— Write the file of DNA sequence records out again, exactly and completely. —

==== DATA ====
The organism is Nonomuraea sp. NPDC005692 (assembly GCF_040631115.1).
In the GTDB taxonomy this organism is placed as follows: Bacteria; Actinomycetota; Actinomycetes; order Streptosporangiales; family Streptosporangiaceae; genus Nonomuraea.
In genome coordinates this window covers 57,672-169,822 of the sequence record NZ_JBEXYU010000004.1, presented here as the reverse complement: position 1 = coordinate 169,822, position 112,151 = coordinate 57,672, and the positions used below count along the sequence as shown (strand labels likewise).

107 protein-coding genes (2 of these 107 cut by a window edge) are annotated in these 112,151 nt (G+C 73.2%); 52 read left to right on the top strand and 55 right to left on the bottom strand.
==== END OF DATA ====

The organism is Nonomuraea sp. NPDC005692 (assembly GCF_040631115.1).
In the GTDB taxonomy this organism is placed as follows: Bacteria; Actinomycetota; Actinomycetes; order Streptosporangiales; family Streptosporangiaceae; genus Nonomuraea.
In genome coordinates this window covers 57,672-169,822 of the sequence record NZ_JBEXYU010000004.1, presented here as the reverse complement: position 1 = coordinate 169,822, position 112,151 = coordinate 57,672, and the positions used below count along the sequence as shown (strand labels likewise).

107 protein-coding genes (2 of these 107 cut by a window edge) are annotated in these 112,151 nt (G+C 73.2%); 52 read left to right on the top strand and 55 right to left on the bottom strand.